Over the past 18 months, I’ve received a personal crash course in what it’s like to be a patient or caregiver in our current health care system. From several acute situations, like a multi-day stay in a level 1 trauma center, to an arduous physical therapy regimen as I recovered from knee surgery, to the birth of our daughter, I’ve received a lot of health care services. With every care experience, I found myself wondering: what if my provider knew my specific health care needs and how and where I preferred to receive care before I even entered into the system?
Even a cursory examination into the diversity of our communities tells us that people have vastly different needs, desires, and priorities when it comes to being healthy. Currently, our health care payment and delivery system largely drives the same type of care experience, embodied by the 15-minute appointment in a health care clinic, even though patients’ health needs and care preferences vary significantly. The result is strained patient-provider relationships, subpar patient experiences, and increasing provider burnout. Across the country, many health care leaders are questioning this approach and, in turn, critically rethinking our traditional ways of providing health care.
Designing systems that are catered to the vast diversity of needs and preferences in patient populations sounds nearly impossible at first glance. However, strategies are emerging to make providing different types and systems of care possible. One approach is to segment patient populations into different types of care seekers and catering care accordingly. A recent Deloitte Center for Health Solutions analysis (PDF)of consumer survey data resulted in six types of patients with different preferences, attitudes, and behaviors related to their health and care.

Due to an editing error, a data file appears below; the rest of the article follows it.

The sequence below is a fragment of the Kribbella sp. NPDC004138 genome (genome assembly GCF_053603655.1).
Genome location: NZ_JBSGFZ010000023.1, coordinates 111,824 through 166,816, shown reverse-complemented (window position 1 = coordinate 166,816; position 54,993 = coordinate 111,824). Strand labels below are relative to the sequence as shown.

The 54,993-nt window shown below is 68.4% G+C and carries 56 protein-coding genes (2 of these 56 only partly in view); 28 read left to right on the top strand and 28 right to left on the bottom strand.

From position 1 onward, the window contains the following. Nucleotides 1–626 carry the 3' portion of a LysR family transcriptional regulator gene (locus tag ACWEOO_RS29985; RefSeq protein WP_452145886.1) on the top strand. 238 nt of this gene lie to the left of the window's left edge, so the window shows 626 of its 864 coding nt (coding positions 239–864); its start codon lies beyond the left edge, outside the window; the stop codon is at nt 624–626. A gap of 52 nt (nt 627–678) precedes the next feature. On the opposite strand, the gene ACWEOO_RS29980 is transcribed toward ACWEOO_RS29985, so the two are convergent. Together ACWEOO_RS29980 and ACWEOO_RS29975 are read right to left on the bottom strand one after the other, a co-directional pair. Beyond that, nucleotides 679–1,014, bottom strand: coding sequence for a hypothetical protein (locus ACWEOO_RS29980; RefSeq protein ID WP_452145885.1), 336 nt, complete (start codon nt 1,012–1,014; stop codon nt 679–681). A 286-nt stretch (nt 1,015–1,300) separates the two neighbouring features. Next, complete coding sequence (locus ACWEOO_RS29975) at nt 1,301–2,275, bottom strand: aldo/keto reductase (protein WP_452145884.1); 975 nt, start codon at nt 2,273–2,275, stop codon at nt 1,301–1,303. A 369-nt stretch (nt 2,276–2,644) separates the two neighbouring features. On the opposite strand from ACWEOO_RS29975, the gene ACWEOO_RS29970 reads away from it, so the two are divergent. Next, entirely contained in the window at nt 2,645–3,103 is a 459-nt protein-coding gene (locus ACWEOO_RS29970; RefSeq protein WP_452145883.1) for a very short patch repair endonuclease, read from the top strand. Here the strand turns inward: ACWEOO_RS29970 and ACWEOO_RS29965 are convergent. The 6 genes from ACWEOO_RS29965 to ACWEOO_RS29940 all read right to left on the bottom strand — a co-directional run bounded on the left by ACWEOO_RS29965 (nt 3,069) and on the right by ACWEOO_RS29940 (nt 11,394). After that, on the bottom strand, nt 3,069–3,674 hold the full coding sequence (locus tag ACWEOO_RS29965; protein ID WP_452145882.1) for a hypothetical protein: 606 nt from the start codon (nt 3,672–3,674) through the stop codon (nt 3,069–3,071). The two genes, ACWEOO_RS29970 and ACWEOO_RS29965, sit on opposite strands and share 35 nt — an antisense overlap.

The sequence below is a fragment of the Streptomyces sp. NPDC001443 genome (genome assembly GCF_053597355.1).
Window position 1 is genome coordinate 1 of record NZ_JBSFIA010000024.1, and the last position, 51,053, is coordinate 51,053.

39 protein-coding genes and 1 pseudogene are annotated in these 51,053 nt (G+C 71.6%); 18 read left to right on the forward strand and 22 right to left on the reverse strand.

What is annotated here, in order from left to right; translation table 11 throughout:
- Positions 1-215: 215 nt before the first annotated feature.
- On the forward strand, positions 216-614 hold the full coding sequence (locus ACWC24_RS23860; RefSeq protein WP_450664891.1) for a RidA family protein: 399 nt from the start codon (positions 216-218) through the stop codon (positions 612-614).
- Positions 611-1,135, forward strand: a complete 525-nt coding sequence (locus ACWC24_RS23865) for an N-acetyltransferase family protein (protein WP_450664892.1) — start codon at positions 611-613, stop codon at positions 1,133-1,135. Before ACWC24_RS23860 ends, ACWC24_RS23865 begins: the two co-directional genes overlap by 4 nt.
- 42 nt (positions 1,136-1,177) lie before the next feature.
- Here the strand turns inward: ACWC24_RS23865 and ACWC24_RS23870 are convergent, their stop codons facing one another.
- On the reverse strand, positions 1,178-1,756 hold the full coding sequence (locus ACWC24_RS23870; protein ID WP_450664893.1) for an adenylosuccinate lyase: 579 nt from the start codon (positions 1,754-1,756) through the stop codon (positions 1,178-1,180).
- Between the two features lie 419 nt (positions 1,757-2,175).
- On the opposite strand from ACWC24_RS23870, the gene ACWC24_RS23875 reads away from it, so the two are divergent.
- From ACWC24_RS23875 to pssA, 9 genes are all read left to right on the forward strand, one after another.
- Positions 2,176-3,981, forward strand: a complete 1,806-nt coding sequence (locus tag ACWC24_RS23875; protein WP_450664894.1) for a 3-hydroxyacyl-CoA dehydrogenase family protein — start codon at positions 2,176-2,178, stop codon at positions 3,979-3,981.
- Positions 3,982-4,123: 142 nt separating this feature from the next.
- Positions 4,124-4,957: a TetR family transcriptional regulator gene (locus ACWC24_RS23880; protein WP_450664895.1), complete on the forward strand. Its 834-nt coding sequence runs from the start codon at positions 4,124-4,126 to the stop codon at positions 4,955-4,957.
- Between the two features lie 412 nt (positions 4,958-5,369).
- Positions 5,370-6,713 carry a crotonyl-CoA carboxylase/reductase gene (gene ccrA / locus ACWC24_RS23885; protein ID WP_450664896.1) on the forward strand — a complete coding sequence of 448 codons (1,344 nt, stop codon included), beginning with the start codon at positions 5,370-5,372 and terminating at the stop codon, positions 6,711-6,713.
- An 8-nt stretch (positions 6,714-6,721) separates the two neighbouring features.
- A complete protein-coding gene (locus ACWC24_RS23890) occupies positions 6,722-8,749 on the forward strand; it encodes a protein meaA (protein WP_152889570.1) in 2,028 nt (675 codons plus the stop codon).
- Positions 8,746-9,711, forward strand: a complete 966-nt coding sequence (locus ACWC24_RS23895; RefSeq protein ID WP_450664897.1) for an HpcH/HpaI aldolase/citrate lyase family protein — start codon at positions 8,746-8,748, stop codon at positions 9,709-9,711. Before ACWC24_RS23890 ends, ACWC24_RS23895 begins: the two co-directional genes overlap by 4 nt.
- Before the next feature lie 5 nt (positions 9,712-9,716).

For example, “casual & cautious” patients are young and healthy, have low compliance to treatment plans, generally don’t want to see non-physician providers, and are the least likely to have a primary care provider. When contrasting these preferences with “sick & savvy” patients—who mostly have health insurance, know how to navigate primary care, are interested in non-traditional care approaches, like telehealth and non-physician workforces, and are generally compliant with care—it quickly becomes clear that different types of patients need different outreach strategies and health care interventions.
Some health systems are also taking a population health management approach to care delivery with tools like risk prediction and utilization analysis. Denver Health has garnered national attention for their sophisticated approach to population health risk stratification, which includes extensive outpatient care teams for their highest risk patients and less costly preventive approaches to care for their lowest risk patients. These approaches to care delivery can free up scarce resources to be targeted at high-cost, high-need patients, including addressing the social and economic conditions that drive poor health in this population.
Redesigning our health care systems and payment structures in these ways results in more patient-centered approaches to care. It’s a shift to what Dr. Zubin Damania calls Health Care 3.0. At our annual fundraising luncheon, HEALTHtalks on September 20th, he will share examples of these new approaches to care and make the case that this shift is imperative if we’re to truly improve quality of care, reduce health disparities, lower health care costs, and empower our providers. To do this, we need to reimagine what type of care people need, where delivery of health care happens, and who delivers that care. Patients like me are counting on it.